MÉXICO CITY -- Facing a massive crowd, a sharp, hungry opposition and decades of ineptitude, the U.S. soccer team stood tall for 81 minutes at Azteca Stadium on Aug. 12.
Too bad for them, the game runs 90.
An opportunistic goal by Miguel Sabah in the 82nd minute handed México a 2-1 victory in a crucial World Cup qualifier, extending the Americans' winless streak at the 120,000-seat venue to 20 matches (0-19-1). The Americans are 0-23-1 on Mexican soil.
The loss dropped the United States to 3-2-1 in the qualifying round, a point ahead of México (3-3), which moved into third place in the North and Central América and Caribbean group. The standings do not reflect a late Wednesday match between first-place Costa Rica (4-1) and fourth-place Honduras (2-2-1).
The loss also continued a disturbing trend for the Americans: blowing leads against quality opponents.
They allowed three second-half goals to Brazil a 3-2 loss in the Confederations Cup final in June.
"It's a tough loss to have so many guys to work so hard and give up a late goal," said Bob Bradley, losing in his first trip to Azteca as the U.S. coach. "It's a feeling of great disappointment."
A few hours earlier, there was a decidedly different feeling on the U.S. side: hope.
Nine minutes into the match, striker Charlie Davies sucked the hot air out of the stadium with a goal off a pinpoint shot.
U.S. takes lead
Davies broke the scoreless tie when he took a perfect ground pass from Landon Donovan on the left flank and outran the Mexican defense to the net. Mexican goalkeeper Guillermo Ochoa, who was left alone, didn't have a chance of stopping Davies' right-footed shot from 15 yards. It was the first time the Americans led at Azteca Stadium.
After the goal, Davies dashed to the corner flag and used it as a dancing partner -- much to the chagrin of the Mexican partisans, who threw water bottles at him.
"It's amazing," Davies said. "It's what you live for, especially as a striker."
For all the talk of México City's poor air quality, there wasn't a cloud in the sky at kickoff. And with temperatures comfortably in the 70s, it was a far cry from the brutal conditions the U.S. team trained under in Miami on Monday and Tuesday.
Still, you can't discount the altitude. México City is more than a mile above sea level, and it might have had an effect on the outcome.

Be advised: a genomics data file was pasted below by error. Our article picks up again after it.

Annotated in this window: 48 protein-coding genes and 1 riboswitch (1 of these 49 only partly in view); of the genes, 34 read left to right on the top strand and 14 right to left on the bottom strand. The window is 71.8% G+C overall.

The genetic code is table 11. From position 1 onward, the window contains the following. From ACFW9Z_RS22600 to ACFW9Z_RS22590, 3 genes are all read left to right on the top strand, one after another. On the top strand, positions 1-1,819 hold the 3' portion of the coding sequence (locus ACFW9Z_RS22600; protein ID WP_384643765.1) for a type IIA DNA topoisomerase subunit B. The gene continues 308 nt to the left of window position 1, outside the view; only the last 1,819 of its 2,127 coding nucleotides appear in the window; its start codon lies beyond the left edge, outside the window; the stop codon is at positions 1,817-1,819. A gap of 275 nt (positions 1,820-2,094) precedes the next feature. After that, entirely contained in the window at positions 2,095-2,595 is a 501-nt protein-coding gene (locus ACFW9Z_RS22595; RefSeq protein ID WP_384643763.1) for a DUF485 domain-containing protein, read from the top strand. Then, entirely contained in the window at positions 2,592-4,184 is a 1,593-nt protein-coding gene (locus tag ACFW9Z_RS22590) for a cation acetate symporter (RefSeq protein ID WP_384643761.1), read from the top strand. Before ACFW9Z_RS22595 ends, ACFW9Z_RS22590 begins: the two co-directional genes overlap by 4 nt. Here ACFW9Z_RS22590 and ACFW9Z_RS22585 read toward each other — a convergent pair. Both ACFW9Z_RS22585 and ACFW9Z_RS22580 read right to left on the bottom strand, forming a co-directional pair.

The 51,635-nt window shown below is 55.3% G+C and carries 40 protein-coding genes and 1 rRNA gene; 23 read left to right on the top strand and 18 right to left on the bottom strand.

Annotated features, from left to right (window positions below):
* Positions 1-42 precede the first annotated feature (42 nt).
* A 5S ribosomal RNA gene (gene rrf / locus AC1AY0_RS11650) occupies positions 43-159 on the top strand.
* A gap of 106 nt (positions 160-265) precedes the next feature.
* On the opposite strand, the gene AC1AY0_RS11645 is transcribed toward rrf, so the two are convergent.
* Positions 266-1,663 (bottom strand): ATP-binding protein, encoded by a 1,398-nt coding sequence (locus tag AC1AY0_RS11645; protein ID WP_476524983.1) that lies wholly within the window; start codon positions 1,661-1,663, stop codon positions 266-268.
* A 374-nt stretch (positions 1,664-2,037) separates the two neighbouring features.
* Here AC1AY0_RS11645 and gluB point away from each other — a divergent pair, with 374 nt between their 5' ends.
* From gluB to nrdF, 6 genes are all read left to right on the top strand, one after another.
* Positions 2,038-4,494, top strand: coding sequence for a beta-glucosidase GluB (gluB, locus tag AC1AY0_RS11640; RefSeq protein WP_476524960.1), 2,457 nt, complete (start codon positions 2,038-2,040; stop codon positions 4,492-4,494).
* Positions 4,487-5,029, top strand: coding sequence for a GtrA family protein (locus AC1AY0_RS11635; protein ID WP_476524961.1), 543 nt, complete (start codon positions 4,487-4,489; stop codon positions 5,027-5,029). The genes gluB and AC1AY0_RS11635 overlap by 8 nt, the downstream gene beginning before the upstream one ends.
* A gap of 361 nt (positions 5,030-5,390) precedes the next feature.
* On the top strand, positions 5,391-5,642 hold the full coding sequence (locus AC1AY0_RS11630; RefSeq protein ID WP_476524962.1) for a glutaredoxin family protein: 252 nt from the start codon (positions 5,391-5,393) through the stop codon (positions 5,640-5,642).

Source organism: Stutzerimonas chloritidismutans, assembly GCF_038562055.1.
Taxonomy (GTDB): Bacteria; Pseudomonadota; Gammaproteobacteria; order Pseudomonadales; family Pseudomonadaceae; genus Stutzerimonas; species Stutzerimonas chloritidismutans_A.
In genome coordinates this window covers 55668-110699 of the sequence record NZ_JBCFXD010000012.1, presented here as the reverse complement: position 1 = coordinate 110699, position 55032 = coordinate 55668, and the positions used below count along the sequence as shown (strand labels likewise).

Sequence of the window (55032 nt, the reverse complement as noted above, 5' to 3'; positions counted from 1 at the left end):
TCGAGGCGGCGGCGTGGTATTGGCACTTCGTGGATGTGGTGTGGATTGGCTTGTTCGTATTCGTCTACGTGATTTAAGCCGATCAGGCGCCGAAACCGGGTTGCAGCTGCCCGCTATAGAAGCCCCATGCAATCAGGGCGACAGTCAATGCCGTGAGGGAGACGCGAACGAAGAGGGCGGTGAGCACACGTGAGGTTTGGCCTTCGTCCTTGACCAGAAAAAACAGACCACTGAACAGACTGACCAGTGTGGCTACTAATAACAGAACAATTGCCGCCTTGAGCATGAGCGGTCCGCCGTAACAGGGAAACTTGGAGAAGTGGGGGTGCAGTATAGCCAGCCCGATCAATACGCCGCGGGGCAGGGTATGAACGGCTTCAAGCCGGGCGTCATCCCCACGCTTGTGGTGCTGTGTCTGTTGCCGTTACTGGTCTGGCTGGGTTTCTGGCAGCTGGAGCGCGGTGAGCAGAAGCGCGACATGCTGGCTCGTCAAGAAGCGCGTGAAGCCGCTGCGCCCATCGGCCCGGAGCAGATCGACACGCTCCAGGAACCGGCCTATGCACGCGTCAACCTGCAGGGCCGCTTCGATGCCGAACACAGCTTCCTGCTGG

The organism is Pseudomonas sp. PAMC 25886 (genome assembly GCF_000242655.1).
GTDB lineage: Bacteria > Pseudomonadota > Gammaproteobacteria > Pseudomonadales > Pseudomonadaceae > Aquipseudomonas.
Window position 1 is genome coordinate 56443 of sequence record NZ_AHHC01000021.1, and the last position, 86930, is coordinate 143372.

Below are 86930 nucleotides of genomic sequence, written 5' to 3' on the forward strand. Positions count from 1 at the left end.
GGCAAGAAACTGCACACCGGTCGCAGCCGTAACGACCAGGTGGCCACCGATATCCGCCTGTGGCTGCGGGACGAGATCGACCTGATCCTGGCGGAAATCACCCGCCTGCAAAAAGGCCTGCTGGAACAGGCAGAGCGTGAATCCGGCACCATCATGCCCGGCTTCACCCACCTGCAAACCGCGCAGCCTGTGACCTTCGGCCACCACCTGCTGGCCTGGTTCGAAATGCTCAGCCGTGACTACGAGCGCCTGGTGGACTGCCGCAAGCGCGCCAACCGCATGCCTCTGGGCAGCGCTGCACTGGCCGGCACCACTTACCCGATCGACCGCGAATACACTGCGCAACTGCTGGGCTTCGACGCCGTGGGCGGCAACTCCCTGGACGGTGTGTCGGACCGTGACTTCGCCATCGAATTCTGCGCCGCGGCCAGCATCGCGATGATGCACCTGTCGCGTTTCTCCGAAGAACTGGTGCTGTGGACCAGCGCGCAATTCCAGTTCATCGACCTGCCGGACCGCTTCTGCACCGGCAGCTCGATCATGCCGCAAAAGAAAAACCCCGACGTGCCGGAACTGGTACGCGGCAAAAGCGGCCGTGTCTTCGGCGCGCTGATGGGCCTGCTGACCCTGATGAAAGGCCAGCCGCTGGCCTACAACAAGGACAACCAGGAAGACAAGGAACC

Perhaps with fitness in mind, Bradley made a few eyebrow-raising changes to his lineup.
He sat Jozy Altidore and moved Donovan back to midfield. That meant the starting forwards were Davies and Brian Ching, a completely new attack.
The strategy paid dividends early, but the lead didn't last long.
In the 19th minute, Israel Castro tied the score with a laser shot from more than 25 yards out that hit the underside of the crossbar and landed past the goal line. Castro, with an assist by Cuauhtémoc Blanco, was left open after Donovan got tripped and Clint Dempsey appeared to have his head turned.
Just like that, the game was back on.
The Mexicans nearly forged ahead in the 24th minute, when Giovani Dos Santos shook free on the left side, but his shot scooted wide right.
The U.S. team kept the match even for the rest of the half -- in large part because of Oguchi Onyewu, a stout center back who seemed to track down every loose ball and turn away every advance he faced.
Action was static until the 51st minute, when the Americans had their first chance of the second half. Stuart Holden raced down the right sideline and sent a cross that just missed the forehead of a diving Davies.
Then, the game got rough. After a free kick, Davies ended up on the ground, and when he didn't get right back up, several members of the Mexican team tried to drag him off the pitch, thinking he was faking. That led to a shoving match between the teams, and Davies was carted off the field. Altidore took his place.
But after hanging on for most of the match, the United States finally let go of its grip in the 82nd minute.
México's Efraín Juárez led the rush through the box, splitting Donovan and Carlos Bocanegra. Jay DeMerit closed on Juárez, tackling the ball away.
But instead of trickling out of bounds, the ball ricocheted to Sabah, who collected it 10 yards out and sent it over Howard's reach and into the back of the net.
The crowd erupted in cheers, and beer cups were sent flying, toasting yet another Mexican victory.
"How the ball pops up, I don't know, but the guy turns on it," Howard said. "Those kinds of bounces seem to go against us in games like this."